Costa Rica says that last week Nicaraguan troops entered its territory along the San Juan River – the border between the two nations. Nicaragua had been conducting channel deepening work on the river when the incident occurred.

Sources in Latin America have told Haaretz that the border incident and the military pressure on Costa Rica, a country without an army, are the first step in a plan formulated by Venezuelan President Hugo Chavez and Nicaraguan President Daniel Ortega, with funding and assistance from Iran, to create a substitute for the strategically and economically important Panama Canal.

Well, Hugo died, his heir Nicolas Maduro’s still talking to the birds, the Panama Canal expansion is going on schedule, and the Iranian fervor has cooled off in the midst of its current current annual inflation rate of 105.8 percent.

Enter HK Nicaragua Canal Development Investment Co., known as HKND Group,

Nicaragua’s legislators gave their poverty-stricken country one more chance at a dream that has eluded it for nearly 200 years, granting a Hong Kong company the right to build a $40 billion interoceanic canal.

Supporters of the 50-year concession, approved Thursday, hope that it will propel Nicaragua out of its misery by boosting employment and economic growth. But there is also ample suspicion that the project will flounder, as so many others have done since the first government contract for a canal through Nicaragua was awarded in 1825.

The project envisions building a canal as long as 286 kilometers (178 miles), depending on which of four possible routes is used, as well as two deep-water ports, two free-trade zones, an oil pipeline, a railroad and an international airport.

The law granting the concession to HK Nicaragua Canal Development Investment Co., known as HKND Group, whose sole owner is Wang Jing, a 40-year-old Beijing-based entrepreneur, was introduced last week to Nicaragua’s congress, which is controlled by Mr. Ortega’s ruling Sandinista party.

Take a look at the map,

Look at the size of the existing Panama Canal, whose expansion is estimated to cost $5.25 billion dollars and take 8 years, and compare it to the projected Nicaraguan canal. Are we supposed to believe that a new canal, multiple times larger, when

work on some of the pre-feasibility studies has barely started and isn’t scheduled to be finished until next year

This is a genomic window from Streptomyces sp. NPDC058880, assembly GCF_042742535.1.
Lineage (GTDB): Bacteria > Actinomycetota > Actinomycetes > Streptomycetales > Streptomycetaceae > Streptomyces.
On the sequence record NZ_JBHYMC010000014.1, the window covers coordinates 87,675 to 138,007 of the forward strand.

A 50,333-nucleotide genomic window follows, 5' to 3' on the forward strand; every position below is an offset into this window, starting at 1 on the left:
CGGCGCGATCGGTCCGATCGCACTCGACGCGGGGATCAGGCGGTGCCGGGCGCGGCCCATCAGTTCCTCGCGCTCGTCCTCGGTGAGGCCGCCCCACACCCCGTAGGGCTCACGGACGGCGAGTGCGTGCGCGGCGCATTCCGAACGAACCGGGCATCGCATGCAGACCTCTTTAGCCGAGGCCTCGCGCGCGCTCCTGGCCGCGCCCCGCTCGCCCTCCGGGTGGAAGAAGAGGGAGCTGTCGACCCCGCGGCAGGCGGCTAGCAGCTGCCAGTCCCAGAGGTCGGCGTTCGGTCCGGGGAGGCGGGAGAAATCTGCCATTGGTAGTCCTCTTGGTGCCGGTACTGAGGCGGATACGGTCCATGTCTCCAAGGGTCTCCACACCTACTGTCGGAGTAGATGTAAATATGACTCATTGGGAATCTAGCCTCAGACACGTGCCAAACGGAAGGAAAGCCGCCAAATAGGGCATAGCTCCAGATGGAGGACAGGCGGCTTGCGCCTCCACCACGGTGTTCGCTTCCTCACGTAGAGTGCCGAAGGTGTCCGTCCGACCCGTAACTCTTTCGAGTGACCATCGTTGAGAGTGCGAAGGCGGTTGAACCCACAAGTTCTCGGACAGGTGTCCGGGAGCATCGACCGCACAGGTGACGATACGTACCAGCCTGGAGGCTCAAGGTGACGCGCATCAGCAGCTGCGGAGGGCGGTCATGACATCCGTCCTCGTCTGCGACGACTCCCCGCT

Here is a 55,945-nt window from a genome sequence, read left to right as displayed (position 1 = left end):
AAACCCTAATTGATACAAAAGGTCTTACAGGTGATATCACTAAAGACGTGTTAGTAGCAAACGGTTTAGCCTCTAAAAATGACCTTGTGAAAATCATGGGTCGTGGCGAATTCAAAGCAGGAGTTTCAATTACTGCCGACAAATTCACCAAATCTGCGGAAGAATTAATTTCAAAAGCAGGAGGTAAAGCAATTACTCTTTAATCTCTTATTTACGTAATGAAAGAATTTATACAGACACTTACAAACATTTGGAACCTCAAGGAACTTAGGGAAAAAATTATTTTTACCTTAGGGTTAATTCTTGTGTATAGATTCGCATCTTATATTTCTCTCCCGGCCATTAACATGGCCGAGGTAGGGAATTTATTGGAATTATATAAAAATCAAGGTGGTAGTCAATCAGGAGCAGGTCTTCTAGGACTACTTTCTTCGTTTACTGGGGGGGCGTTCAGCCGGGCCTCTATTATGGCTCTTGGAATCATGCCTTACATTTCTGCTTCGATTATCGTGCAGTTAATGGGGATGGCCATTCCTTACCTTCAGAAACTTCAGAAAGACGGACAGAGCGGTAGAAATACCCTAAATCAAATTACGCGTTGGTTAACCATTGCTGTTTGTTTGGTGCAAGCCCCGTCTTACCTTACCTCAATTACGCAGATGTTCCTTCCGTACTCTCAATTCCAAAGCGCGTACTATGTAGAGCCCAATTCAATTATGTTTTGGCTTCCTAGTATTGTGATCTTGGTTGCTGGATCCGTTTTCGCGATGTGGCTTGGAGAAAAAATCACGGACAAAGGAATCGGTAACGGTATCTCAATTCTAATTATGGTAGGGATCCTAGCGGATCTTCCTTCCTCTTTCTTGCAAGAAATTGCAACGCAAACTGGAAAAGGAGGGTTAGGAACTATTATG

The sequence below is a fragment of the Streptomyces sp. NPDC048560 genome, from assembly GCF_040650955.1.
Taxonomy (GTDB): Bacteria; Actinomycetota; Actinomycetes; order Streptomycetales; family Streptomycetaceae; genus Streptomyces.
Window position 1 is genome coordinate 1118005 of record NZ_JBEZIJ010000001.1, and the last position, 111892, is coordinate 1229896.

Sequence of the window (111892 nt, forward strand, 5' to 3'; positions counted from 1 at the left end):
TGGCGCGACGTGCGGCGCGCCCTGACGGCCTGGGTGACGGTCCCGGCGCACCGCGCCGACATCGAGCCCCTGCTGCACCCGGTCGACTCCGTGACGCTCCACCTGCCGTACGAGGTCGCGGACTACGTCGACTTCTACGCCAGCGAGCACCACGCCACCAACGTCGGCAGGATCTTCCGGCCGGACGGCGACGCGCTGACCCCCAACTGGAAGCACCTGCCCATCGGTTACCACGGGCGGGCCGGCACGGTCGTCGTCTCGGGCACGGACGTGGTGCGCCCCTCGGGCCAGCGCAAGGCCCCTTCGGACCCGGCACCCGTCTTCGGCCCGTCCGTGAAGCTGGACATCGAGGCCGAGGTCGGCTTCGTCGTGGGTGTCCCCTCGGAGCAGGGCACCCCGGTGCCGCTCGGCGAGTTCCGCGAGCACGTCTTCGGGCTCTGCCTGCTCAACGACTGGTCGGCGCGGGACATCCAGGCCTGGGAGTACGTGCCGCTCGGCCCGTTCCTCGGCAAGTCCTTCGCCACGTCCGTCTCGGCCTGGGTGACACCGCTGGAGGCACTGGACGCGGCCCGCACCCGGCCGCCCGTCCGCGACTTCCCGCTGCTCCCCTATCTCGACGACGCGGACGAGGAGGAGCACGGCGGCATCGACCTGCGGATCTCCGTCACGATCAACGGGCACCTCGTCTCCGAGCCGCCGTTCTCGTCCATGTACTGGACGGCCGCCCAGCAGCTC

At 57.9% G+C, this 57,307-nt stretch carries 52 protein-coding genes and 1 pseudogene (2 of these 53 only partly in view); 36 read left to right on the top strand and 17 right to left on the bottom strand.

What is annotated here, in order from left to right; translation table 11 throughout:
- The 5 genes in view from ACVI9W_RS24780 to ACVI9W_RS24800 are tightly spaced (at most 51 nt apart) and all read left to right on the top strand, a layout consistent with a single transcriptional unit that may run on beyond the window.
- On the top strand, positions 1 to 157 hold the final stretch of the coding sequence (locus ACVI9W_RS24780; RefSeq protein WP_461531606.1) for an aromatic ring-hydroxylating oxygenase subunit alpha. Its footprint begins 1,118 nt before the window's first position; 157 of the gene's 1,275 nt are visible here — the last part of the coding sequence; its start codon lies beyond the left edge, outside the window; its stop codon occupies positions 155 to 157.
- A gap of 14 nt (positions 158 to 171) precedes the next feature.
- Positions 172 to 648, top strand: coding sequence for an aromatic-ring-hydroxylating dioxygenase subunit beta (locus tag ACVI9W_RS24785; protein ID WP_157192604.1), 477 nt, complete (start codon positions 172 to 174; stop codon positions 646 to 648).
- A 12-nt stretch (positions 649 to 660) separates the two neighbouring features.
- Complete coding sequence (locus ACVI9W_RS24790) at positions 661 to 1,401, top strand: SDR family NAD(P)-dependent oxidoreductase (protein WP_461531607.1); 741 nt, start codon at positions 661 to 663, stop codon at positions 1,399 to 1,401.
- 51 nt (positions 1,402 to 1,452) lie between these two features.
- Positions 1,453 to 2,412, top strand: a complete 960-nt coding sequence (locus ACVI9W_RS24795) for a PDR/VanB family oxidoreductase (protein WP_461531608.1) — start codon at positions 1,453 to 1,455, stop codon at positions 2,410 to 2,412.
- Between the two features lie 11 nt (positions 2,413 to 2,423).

plus two deep-water ports, two free-trade zones, an oil pipeline, a railroad and an international airport, are supposed to cost only $40 billion?

If the Chinese government is not involved, who’s going to cough up that kind of money for that period of time?

Wang Jing’s experience appears to be only in the telecommunications industry. And he’s not even started the feasibility studies?

There’s Mr. Wang’s little deal with Daniel Ortega,

Mr. Wang registered his canal company in Hong Kong in August. A month later, on Sept. 5, he met President Ortega in Nicaragua. That day, Mr. Wang and the Nicaraguan government signed a memorandum of understanding—which wasn’t announced at the time—authorizing Mr. Wang to promote the financing and participate in the construction of a canal.

He and Mr. Ortega also discussed a telecommunications proposal, and Xinwei was awarded a $300 million telecommunications contract in Nicaragua, according to the company.

Nicaragua’s corruption frequently makes the news.

And then there’s the collapse of the Chinese stocks, which happens sporadically, since – guess what! – China doesn’t use GAAP (Generally Accepted Accounting Principles).

Bernie Madoff is probably regretting he didn’t think of this first, but Werner Herzog may be casting a lead for a movie now that Klaus Kinski is gone.

Those of us who watched Downton Abbey may recall that Robert Crawley, Earl of Grantham found that

the investment he made in the Canadian Railway has become worthless, he had lost his own and most of Cora’s money, enough to lose Downton.

Don’t be the next Lord Crawley.